Graduate’s Expected Contribution: (33% of $15,000) = $5,000
LRAP Award: $0 (expected contribution exceeds obligation under IBR)
Take-home Income (assuming actual enrollment in IBR): ($37,562 - $4,313) = $33,249

Scenario Three
A married graduate with no non-law school educational debt. The couple has two children.

Graduate’s Salary: $50,000
Graduate’s Salary less Taxes: ($50,000 - $8,681) = $41,319
Graduate’s Debt: $100,000 on a ten-year repayment plan at 6.8% interest
Graduate’s Yearly Debt Obligation: $13,810
Graduate’s Debt Obligation under IBR: (($50,000 – 1.5*$22,050)*.15) = $2,539
Spouse’s Salary: $75,000
Income Figure used for Calculations: (1/2($50,000 + $75,000) - $10,000 (dependents)) = $52,500
Graduate’s Expected Contribution: (33% of $12,500) = $4,167
LRAP Award: $0 (expected contribution exceeds obligation under IBR)
Graduate’s Take-home Income (assuming actual enrollment in IBR): ($41,319 - $2,539) = $38,780

Final Thoughts on the University of Southern California Law School Loan Repayment Assistance Program
USC’s LRAP is unique amongst some of its competitors in that all educational loans appear to be eligible for LRAP coverage. But because USC’s LRAP is funded by the financial aid budget, the level of funding available may fluctuate. In the event that new applicants’ need exceeds the amount of financial aid available, LRAP participants may be eligible for a pro-rated portion of their benefits. Potential students should contact the financial aid office for information on the availability of LRAP funding.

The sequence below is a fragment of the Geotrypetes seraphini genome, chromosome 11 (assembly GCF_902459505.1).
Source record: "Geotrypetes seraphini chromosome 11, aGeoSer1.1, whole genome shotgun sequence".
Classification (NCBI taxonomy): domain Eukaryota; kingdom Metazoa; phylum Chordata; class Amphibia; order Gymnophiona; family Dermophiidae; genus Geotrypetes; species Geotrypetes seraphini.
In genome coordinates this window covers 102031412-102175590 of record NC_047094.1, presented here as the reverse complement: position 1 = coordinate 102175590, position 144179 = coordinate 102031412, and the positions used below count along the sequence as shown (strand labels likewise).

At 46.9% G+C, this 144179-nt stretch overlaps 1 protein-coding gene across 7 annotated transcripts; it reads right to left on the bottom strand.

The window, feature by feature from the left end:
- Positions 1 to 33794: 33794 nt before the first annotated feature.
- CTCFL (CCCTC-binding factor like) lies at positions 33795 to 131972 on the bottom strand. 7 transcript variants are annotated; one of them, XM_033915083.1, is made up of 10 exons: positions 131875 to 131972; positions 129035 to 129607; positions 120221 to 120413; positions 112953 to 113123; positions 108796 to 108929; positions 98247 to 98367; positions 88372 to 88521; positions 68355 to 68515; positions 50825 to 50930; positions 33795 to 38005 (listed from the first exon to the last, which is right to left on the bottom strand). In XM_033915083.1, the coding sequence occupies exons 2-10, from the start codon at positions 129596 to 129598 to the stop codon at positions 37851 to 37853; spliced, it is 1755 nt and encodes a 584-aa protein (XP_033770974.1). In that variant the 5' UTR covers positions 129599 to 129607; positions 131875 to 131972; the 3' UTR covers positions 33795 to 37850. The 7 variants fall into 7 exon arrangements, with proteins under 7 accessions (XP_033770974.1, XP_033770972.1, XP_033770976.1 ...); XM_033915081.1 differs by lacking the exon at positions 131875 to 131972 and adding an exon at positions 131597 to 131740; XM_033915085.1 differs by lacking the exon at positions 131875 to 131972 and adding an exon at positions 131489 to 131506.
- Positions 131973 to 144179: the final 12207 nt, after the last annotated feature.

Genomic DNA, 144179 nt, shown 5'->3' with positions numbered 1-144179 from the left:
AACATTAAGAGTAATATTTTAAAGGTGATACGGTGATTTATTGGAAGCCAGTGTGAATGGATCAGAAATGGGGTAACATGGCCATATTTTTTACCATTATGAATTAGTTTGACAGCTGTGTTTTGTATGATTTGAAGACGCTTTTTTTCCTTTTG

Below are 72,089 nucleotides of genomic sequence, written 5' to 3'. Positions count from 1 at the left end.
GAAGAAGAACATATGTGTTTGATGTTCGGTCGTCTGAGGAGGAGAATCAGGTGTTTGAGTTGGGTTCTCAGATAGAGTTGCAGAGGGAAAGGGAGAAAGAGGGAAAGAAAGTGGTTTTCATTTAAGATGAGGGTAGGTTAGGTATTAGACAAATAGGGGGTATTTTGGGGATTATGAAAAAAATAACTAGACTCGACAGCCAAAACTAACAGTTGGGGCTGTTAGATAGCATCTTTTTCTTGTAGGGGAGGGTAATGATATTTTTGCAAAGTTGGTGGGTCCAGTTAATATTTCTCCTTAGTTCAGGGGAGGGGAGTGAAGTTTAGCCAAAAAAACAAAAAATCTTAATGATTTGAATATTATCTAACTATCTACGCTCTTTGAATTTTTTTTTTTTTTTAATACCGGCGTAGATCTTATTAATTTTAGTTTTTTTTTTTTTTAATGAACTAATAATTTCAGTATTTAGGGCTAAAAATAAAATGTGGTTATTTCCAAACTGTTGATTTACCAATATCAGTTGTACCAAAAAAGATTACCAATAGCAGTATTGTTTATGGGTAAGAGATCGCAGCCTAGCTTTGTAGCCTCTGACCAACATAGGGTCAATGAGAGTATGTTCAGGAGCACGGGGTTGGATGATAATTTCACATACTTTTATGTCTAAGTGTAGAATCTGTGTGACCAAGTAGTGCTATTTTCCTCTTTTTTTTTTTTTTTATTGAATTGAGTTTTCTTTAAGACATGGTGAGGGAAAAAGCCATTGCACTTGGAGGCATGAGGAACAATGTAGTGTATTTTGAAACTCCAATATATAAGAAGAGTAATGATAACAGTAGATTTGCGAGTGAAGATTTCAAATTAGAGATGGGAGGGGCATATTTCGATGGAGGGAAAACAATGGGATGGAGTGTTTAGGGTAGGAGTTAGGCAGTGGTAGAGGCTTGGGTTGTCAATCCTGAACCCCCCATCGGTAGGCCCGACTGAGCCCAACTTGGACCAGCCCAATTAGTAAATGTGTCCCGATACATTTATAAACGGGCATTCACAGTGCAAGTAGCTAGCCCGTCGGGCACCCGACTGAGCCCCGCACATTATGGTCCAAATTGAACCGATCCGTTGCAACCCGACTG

i Currently:
Number in Family || Poverty Guideline
              1                       $10,830
              2                       $14,570
              3                       $18,310
              4                       $22,050
              5                       $25,790
ii Marriage complicates IBR calculations. You will need to file taxes separately to avoid having spousal income impact IBR payments.







LRAP: Yale Law School

LRAP: Harvard Law School

LRAP: Stanford Law School

LRAP: Columbia Law School

LRAP: University of Chicago Law School

LRAP: New York University School of Law

LRAP: Berkeley School of Law

LRAP: University of Pennsylvania School of Law

LRAP: University of Michigan Law School

LRAP: University of Virginia School of Law

LRAP: Duke Law School

LRAP: Cornell Law School

LRAP: Northwestern University Law School

LRAP: Georgetown University Law Center

LRAP: University of Southern California Law School

LRAP: Vanderbilt University Law School

LRAP: Washington University School of Law

LRAP: The University of Texas School of Law

LRAP: Emory University School of Law

LRAP: George Washington University Law School

LRAP: Notre Dame Law School

LRAP: Boston College Law School

LRAP: Boston University School of Law

LRAP: University of Illinois College of Law

LRAP: University of California, Los Angeles Law School